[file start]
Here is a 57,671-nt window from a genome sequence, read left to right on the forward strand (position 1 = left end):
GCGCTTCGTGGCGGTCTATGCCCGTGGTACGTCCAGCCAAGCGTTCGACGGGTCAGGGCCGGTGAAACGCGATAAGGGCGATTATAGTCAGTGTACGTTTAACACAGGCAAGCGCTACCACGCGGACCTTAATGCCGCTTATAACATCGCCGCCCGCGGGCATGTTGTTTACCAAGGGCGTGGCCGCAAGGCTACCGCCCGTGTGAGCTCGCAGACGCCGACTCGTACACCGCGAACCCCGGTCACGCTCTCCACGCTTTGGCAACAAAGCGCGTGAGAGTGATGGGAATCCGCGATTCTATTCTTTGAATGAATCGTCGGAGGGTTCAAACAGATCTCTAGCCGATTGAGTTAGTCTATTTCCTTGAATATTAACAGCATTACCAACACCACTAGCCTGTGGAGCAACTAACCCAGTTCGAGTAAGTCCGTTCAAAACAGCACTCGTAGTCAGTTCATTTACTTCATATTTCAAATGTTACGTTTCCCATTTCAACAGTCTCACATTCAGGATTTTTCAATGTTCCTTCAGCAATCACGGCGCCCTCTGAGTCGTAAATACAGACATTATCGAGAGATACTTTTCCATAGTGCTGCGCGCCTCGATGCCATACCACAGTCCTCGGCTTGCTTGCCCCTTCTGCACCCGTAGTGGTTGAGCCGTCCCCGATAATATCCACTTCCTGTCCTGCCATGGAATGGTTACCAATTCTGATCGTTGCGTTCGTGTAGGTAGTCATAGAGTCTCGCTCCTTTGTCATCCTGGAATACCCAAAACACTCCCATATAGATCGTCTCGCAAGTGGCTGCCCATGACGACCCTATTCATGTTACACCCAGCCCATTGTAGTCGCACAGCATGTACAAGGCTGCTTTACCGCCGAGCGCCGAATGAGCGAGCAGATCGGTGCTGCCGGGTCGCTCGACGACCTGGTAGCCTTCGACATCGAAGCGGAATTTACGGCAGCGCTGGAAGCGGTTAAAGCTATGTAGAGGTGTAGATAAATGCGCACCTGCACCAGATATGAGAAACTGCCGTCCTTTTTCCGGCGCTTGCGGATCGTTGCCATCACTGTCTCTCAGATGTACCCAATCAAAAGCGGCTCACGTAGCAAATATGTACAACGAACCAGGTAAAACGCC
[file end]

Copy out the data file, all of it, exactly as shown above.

Here is a 57,671-nt window from a genome sequence, read left to right on the forward strand (position 1 = left end):
GCGCTTCGTGGCGGTCTATGCCCGTGGTACGTCCAGCCAAGCGTTCGACGGGTCAGGGCCGGTGAAACGCGATAAGGGCGATTATAGTCAGTGTACGTTTAACACAGGCAAGCGCTACCACGCGGACCTTAATGCCGCTTATAACATCGCCGCCCGCGGGCATGTTGTTTACCAAGGGCGTGGCCGCAAGGCTACCGCCCGTGTGAGCTCGCAGACGCCGACTCGTACACCGCGAACCCCGGTCACGCTCTCCACGCTTTGGCAACAAAGCGCGTGAGAGTGATGGGAATCCGCGATTCTATTCTTTGAATGAATCGTCGGAGGGTTCAAACAGATCTCTAGCCGATTGAGTTAGTCTATTTCCTTGAATATTAACAGCATTACCAACACCACTAGCCTGTGGAGCAACTAACCCAGTTCGAGTAAGTCCGTTCAAAACAGCACTCGTAGTCAGTTCATTTACTTCATATTTCAAATGTTACGTTTCCCATTTCAACAGTCTCACATTCAGGATTTTTCAATGTTCCTTCAGCAATCACGGCGCCCTCTGAGTCGTAAATACAGACATTATCGAGAGATACTTTTCCATAGTGCTGCGCGCCTCGATGCCATACCACAGTCCTCGGCTTGCTTGCCCCTTCTGCACCCGTAGTGGTTGAGCCGTCCCCGATAATATCCACTTCCTGTCCTGCCATGGAATGGTTACCAATTCTGATCGTTGCGTTCGTGTAGGTAGTCATAGAGTCTCGCTCCTTTGTCATCCTGGAATACCCAAAACACTCCCATATAGATCGTCTCGCAAGTGGCTGCCCATGACGACCCTATTCATGTTACACCCAGCCCATTGTAGTCGCACAGCATGTACAAGGCTGCTTTACCGCCGAGCGCCGAATGAGCGAGCAGATCGGTGCTGCCGGGTCGCTCGACGACCTGGTAGCCTTCGACATCGAAGCGGAATTTACGGCAGCGCTGGAAGCGGTTAAAGCTATGTAGAGGTGTAGATAAATGCGCACCTGCACCAGATATGAGAAACTGCCGTCCTTTTTCCGGCGCTTGCGGATCGTTGCCATCACTGTCTCTCAGATGTACCCAATCAAAAGCGGCTCACGTAGCAAATATGTACAACGAACCAGGTAAAACGCC